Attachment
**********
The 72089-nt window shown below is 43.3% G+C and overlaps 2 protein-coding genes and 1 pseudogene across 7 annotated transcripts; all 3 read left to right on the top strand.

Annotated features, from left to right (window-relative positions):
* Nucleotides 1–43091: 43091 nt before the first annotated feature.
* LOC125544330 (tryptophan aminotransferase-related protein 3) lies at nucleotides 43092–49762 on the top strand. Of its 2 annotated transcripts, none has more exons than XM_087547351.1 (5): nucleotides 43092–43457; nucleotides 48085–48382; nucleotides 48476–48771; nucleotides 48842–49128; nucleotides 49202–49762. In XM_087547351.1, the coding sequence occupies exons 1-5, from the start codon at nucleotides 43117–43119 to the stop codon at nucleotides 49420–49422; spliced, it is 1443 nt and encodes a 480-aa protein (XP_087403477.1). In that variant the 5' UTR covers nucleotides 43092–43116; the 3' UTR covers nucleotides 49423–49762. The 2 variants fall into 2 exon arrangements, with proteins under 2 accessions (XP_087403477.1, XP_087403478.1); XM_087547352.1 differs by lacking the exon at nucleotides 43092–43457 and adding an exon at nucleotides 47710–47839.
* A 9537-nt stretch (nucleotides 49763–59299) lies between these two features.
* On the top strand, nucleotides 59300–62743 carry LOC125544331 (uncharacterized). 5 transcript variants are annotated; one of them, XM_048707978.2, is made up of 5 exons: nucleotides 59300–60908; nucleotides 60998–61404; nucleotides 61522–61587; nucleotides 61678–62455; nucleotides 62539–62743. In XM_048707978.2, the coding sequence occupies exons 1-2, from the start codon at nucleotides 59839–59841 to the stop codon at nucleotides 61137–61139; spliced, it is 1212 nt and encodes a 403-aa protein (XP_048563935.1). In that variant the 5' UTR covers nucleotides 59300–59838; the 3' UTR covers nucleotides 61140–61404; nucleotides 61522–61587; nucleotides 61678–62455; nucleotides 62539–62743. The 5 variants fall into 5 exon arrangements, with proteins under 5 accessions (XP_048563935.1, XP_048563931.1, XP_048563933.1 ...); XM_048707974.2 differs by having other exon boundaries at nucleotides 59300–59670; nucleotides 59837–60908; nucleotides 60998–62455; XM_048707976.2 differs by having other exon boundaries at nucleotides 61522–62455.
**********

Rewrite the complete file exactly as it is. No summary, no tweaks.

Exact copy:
The 72089-nt window shown below is 43.3% G+C and overlaps 2 protein-coding genes and 1 pseudogene across 7 annotated transcripts; all 3 read left to right on the top strand.

Annotated features, from left to right (window-relative positions):
* Nucleotides 1–43091: 43091 nt before the first annotated feature.
* LOC125544330 (tryptophan aminotransferase-related protein 3) lies at nucleotides 43092–49762 on the top strand. Of its 2 annotated transcripts, none has more exons than XM_087547351.1 (5): nucleotides 43092–43457; nucleotides 48085–48382; nucleotides 48476–48771; nucleotides 48842–49128; nucleotides 49202–49762. In XM_087547351.1, the coding sequence occupies exons 1-5, from the start codon at nucleotides 43117–43119 to the stop codon at nucleotides 49420–49422; spliced, it is 1443 nt and encodes a 480-aa protein (XP_087403477.1). In that variant the 5' UTR covers nucleotides 43092–43116; the 3' UTR covers nucleotides 49423–49762. The 2 variants fall into 2 exon arrangements, with proteins under 2 accessions (XP_087403477.1, XP_087403478.1); XM_087547352.1 differs by lacking the exon at nucleotides 43092–43457 and adding an exon at nucleotides 47710–47839.
* A 9537-nt stretch (nucleotides 49763–59299) lies between these two features.
* On the top strand, nucleotides 59300–62743 carry LOC125544331 (uncharacterized). 5 transcript variants are annotated; one of them, XM_048707978.2, is made up of 5 exons: nucleotides 59300–60908; nucleotides 60998–61404; nucleotides 61522–61587; nucleotides 61678–62455; nucleotides 62539–62743. In XM_048707978.2, the coding sequence occupies exons 1-2, from the start codon at nucleotides 59839–59841 to the stop codon at nucleotides 61137–61139; spliced, it is 1212 nt and encodes a 403-aa protein (XP_048563935.1). In that variant the 5' UTR covers nucleotides 59300–59838; the 3' UTR covers nucleotides 61140–61404; nucleotides 61522–61587; nucleotides 61678–62455; nucleotides 62539–62743. The 5 variants fall into 5 exon arrangements, with proteins under 5 accessions (XP_048563935.1, XP_048563931.1, XP_048563933.1 ...); XM_048707974.2 differs by having other exon boundaries at nucleotides 59300–59670; nucleotides 59837–60908; nucleotides 60998–62455; XM_048707976.2 differs by having other exon boundaries at nucleotides 61522–62455.